In short, probably yes. Neurofeedback is designed to help individuals of all ages tackle cognitive, emotional, and physical obstacles such as depression, anxiety, stress/burnout, eating disorders, addictions, bipolar disorder, PTSD, sleep disorders, migraines, concussions, strokes, chronic pain, autism, brain injuries and brain aging issues. Because neurofeedback enhances overall brain functioning, athletes and successful CEOs also utilize it for athletic or cognitive enhancement. And this is all backed up by science. Neurofeedback is approved by the FDA as effective for stress reduction, and meets the American Psychological Association’s top clinical efficacy level (Level 5 – Efficacious & Specific) for addressing mental health concerns. Additionally, since 2012 the American Academy of Pediatrics has considered neurofeedback a Level 1 Best Support intervention for ADD/ADHD in children and adolescents. In other words, they advise providers to recommend neurofeedback as a primary option for ADD and ADHD. Due to the plethora of research supporting neurofeedback, it is now deemed to be equally effective in the treatment of ADD/ADHD as traditional medication. This proves to be particularly hopeful for individuals who may not be seeing results from standard medications, don’t like the side-effects, or are worried about long-term use.
Most people have heard of biofeedback which is a type of therapy that utilizes sensors to gain information about one’s body such as heart rate, skin temperature, respiration, blood pressure, muscle tension, perspiration, and brain waves. Once you notice how your body is physiologically reacting to a stimulus, you can learn to apply effective techniques so your body doesn’t respond with a stress response. The origin of neurofeedback can be traced back to the late 1960s when its use was primarily to treat epileptic seizures. Neurofeedback is biofeedback applied directly to the brain. It works by measuring the brain’s electrical activity and displaying that in real time, as you watch a video game or movie or listen to music. When the program notices your brain is getting “off-track” it nudges it by changing the stimulus (inserts a very slight noise) so your brain corrects itself and gets back on track. Over the course of multiple sessions, the brain learns how to self-regulate and begins to adopt healthier and more synchronized patterns of electrical activity.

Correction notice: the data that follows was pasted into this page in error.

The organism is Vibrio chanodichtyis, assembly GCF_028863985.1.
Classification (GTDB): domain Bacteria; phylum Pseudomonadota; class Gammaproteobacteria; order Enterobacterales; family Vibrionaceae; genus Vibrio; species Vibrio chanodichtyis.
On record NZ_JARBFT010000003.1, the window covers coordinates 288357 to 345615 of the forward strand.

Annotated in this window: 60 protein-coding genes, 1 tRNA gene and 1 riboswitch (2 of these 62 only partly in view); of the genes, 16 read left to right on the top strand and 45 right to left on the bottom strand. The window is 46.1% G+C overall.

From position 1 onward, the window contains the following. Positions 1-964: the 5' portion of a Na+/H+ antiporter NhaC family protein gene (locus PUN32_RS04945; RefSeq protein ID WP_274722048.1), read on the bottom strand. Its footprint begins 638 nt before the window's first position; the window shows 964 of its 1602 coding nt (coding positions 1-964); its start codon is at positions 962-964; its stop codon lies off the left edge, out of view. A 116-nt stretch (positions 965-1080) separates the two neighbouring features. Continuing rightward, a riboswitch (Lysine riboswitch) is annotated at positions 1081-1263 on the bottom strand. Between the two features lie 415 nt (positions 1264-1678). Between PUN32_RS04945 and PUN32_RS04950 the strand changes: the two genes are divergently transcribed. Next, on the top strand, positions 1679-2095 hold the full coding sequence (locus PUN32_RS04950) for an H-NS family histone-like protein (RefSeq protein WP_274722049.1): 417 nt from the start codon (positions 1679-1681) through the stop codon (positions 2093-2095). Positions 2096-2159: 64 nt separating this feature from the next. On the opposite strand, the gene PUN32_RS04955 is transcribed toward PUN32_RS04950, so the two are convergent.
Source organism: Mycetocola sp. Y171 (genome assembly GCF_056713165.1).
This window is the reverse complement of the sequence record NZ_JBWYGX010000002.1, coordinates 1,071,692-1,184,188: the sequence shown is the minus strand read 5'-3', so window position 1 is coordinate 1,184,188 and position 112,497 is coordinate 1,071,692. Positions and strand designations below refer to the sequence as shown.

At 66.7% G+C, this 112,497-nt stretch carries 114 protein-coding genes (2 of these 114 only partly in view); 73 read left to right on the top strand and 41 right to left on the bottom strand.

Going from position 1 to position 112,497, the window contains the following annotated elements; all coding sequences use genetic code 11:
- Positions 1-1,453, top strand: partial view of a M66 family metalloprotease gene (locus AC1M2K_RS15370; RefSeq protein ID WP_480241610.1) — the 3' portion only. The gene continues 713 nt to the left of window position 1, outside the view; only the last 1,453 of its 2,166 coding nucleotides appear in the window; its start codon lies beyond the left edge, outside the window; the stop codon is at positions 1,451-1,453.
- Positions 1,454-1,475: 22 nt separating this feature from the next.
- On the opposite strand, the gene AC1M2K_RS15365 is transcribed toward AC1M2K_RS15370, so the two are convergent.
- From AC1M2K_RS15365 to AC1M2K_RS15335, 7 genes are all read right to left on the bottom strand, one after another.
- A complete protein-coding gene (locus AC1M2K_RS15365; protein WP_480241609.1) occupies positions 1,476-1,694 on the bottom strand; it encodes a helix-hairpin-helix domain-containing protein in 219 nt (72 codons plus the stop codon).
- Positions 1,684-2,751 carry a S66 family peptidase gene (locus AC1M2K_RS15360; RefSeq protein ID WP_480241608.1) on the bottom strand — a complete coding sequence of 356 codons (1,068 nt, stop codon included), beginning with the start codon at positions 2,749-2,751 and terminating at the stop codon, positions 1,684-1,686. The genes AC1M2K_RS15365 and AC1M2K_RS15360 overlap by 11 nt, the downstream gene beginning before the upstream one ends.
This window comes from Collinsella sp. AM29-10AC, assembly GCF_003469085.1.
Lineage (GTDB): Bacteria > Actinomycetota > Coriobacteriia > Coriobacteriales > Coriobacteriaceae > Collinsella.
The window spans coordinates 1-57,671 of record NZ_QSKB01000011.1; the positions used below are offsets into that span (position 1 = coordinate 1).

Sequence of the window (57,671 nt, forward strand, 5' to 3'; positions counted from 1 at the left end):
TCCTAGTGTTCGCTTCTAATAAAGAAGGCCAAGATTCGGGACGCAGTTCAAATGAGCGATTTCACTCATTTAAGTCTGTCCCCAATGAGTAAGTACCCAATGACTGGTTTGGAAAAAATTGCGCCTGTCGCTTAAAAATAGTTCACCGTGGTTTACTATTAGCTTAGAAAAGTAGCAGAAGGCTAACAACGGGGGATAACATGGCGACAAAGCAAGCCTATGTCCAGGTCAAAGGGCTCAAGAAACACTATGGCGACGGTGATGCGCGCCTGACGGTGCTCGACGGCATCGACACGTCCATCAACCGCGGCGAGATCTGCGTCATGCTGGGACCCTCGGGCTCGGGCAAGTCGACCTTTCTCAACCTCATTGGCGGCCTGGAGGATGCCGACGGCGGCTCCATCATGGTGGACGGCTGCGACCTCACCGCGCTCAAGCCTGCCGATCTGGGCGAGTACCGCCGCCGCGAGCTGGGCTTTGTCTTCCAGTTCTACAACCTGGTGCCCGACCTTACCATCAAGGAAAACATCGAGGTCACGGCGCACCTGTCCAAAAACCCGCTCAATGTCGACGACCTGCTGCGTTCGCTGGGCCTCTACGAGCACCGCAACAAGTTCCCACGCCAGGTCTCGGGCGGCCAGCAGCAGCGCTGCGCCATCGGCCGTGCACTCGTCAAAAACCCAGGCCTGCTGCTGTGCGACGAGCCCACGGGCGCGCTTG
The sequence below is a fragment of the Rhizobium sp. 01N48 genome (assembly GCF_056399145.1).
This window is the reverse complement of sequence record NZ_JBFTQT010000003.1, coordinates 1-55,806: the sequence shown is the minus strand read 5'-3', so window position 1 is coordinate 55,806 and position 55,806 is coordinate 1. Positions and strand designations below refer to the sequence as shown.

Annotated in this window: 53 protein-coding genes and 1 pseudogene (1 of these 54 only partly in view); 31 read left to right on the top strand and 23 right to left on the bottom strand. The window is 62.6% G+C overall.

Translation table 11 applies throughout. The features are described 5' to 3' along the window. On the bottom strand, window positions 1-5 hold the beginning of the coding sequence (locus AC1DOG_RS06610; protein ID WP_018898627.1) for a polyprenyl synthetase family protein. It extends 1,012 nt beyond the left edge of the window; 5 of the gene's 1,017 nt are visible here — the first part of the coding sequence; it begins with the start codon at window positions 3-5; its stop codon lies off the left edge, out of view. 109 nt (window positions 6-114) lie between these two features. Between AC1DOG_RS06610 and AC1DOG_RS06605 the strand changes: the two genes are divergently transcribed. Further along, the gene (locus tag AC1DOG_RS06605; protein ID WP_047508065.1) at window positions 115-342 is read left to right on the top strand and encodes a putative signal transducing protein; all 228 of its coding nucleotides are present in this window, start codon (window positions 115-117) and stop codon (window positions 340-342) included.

Neurofeedback is based on the fact that our brain produces different types of waves depending on our state of awareness. Delta waves are the slowest brain waves and occur during periods of deep sleep. Theta waves, while slow like delta waves, are produced during the relaxed dream-like state between waking and sleeping. Alpha waves occur when an individual is aware yet fully relaxed. Lastly, beta waves occur during times of intense concentration and focused mental activity. Everyone cycles through these various stages over the course of the day; however, imbalances in brain wave activity can lead to decreased or undesirable functioning. For instance, an abnormal increase in beta wave activity is associated with feelings of anxiety or tension. The goal of neurofeedback is to normalize dysregulated patterns of brain wave activity through the use of techniques that emphasize non-conscious self-regulation, relaxation, and focus.